Bishop DiMarzio Expresses Confidence in Funding Structure
WINDSOR TERRACE — Parishioners who donate to special collections in the Diocese of Brooklyn for Haiti disaster relief can feel confident their donations will reach their intended recipients, despite the turmoil in that nation, officials said.
Persistent reports of armed gangs hijacking trucks filled with relief supplies intended for hurricane or earthquake survivors in the impoverished Caribbean nation have long been cause for alarm. Those concerns reached such a fever pitch following the deadly Aug. 14 quake that Haiti’s National Police announced the deployment of additional officers to the country’s southern peninsula to protect relief shipments.
In addition, reports of delivery problems with the billions of dollars in aid governments pledged to Haiti after the severe quake of 2010 also have been remembered as reasons why would-be donors may be hesitating now.
But Bishop Nicholas DiMarzio has expressed confidence that current donations from the diocese will get to their Haiti destinations — and be put to good use — because of the structure the Catholic Church in the U.S. has set up.
The diocese held special collections at Masses on the weekend of Aug. 21-22 and planned to do so again on Aug. 28-29. Bishop DiMarzio said he had no set amount he hoped to raise, but he predicted the collections would likely generate at least $100,000.
Father Patrick Keating, economo and vicar for Financial Administration for the diocese, said that in the past, parishioners have been “very generous with their donations.”
Donations will be placed in a diocese-established fund called the Compostela Fund, which, the bishop explained, is akin to a bank where money can be stored until it is ready to be distributed.
“This is like the bank for the diocese, where we deposit money and it’s invested and then we have access to [it],” Bishop DiMarzio said.
The money specifically targeted for Haiti Relief will be taken out of the Compostela Fund and sent to PROCHE, an organization set up by the U.S. Conference of Catholic Bishops (USCCB) and the Catholic Church in France following Haiti’s 2010 disaster. The partnership is geared to ensure that funds go directly to religious entities. PROCHE is an acronym for “Proximite Catholique avec Haiti et son Eglise,” or “Catholic closeness with Haiti and her Church.”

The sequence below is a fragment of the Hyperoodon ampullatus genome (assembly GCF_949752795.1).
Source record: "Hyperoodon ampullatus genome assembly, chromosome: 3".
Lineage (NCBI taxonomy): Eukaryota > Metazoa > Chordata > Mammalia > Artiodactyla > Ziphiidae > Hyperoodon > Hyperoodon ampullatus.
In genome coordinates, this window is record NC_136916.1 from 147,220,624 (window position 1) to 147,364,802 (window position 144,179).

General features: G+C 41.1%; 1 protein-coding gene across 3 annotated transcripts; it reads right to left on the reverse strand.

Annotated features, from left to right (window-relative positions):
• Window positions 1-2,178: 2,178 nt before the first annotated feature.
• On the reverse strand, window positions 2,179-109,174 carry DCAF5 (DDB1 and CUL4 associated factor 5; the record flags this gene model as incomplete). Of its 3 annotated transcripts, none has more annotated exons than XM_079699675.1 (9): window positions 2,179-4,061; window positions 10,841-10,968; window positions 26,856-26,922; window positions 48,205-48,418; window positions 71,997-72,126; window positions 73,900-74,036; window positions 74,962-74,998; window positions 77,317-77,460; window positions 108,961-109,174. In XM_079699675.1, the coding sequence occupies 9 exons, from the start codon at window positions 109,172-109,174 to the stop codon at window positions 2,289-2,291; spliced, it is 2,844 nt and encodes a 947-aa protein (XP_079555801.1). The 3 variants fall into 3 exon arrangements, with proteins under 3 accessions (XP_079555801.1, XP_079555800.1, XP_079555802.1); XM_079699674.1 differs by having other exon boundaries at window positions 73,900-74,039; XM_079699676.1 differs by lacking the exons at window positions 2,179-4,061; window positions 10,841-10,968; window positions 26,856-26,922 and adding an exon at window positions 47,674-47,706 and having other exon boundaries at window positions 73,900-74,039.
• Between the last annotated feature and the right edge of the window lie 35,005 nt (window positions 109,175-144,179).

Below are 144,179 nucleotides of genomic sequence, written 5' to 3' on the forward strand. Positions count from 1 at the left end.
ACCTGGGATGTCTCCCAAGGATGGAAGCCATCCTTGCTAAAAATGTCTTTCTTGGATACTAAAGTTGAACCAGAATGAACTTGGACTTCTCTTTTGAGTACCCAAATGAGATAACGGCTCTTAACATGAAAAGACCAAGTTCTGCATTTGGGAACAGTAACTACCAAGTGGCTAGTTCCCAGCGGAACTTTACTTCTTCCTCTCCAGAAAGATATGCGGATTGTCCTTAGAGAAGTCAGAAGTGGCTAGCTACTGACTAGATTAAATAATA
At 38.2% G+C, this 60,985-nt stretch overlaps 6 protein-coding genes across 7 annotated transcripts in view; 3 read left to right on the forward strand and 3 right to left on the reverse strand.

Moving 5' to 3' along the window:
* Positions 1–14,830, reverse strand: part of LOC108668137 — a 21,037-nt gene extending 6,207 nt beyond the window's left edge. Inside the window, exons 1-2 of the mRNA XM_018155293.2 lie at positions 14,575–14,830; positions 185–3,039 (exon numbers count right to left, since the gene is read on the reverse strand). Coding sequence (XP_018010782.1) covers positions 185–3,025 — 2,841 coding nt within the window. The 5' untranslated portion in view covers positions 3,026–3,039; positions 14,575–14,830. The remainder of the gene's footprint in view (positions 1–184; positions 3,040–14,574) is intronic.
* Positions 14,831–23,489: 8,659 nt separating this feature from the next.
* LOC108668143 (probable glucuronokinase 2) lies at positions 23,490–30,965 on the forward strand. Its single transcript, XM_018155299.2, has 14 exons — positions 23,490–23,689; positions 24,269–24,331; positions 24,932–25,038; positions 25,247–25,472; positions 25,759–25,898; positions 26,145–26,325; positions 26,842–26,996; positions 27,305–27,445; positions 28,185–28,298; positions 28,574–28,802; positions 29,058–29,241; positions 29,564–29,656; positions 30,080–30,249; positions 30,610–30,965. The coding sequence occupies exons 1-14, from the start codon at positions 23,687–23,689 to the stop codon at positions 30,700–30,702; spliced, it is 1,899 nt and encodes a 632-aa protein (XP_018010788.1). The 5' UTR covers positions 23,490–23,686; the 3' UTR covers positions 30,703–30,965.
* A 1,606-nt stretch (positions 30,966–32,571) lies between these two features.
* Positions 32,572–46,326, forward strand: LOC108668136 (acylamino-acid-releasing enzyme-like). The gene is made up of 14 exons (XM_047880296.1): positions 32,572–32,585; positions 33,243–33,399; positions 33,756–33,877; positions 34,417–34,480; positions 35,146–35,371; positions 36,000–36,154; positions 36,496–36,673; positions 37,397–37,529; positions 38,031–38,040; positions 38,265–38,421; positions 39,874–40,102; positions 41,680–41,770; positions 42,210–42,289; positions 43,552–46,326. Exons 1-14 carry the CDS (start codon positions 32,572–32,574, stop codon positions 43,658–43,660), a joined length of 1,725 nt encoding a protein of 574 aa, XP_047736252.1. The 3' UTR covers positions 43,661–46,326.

Archbishop Thomas Wenski of the Archdiocese of Miami, who has worked with PROCHE, said funds directed to the organization will be used strictly to rebuild churches and Catholic institutions in Haiti.
While governments will assist Haiti with emergency aid, “no government is going to give the Church money to rebuild a church or a church facility,” Archbishop Wenski said. “So the only people they can count on is the Church, and we have to help the Church to be able to do that.”
Over the years, PROCHE funds have helped rebuild 35 structures, including churches, rectories, schools, and meeting halls. “So we have a good track record,” Archbishop Wenski said.
Bishop DiMarzio backed up Archbishop Wenski’s support of PROCHE, saying: “We are aware — very much assured — that this is an organization that has produced. There has been no corruption with it. It’s overseen, audited, and surveyed all the time. So that’s why I have confidence in the structure.”
Bishop Pierre André Dumas, of the Diocese of Anse-a-Veau and Miragoane in Haiti, said he is grateful for the help that will arrive from the Catholic Church in the U.S.
“We heard that, and we say thanks to our friends, the bishops, and all the Catholic faithful there in the United States, and all the people of goodwill who want to help Haiti and their heritage and diversity. I am sure God will give them something in return,” he said.
Father Keating said donations to Haiti are important because the country desperately needs help.
“The country has been through so much — earthquakes, hurricanes, political unrest — and when you see the pictures of churches that have been destroyed, it’s heartbreaking,” Father Keating said. “Yet the people of Haiti continue to be filled with hope.”
The earthquake destroyed 40 churches in Bishop Dumas’s diocese alone.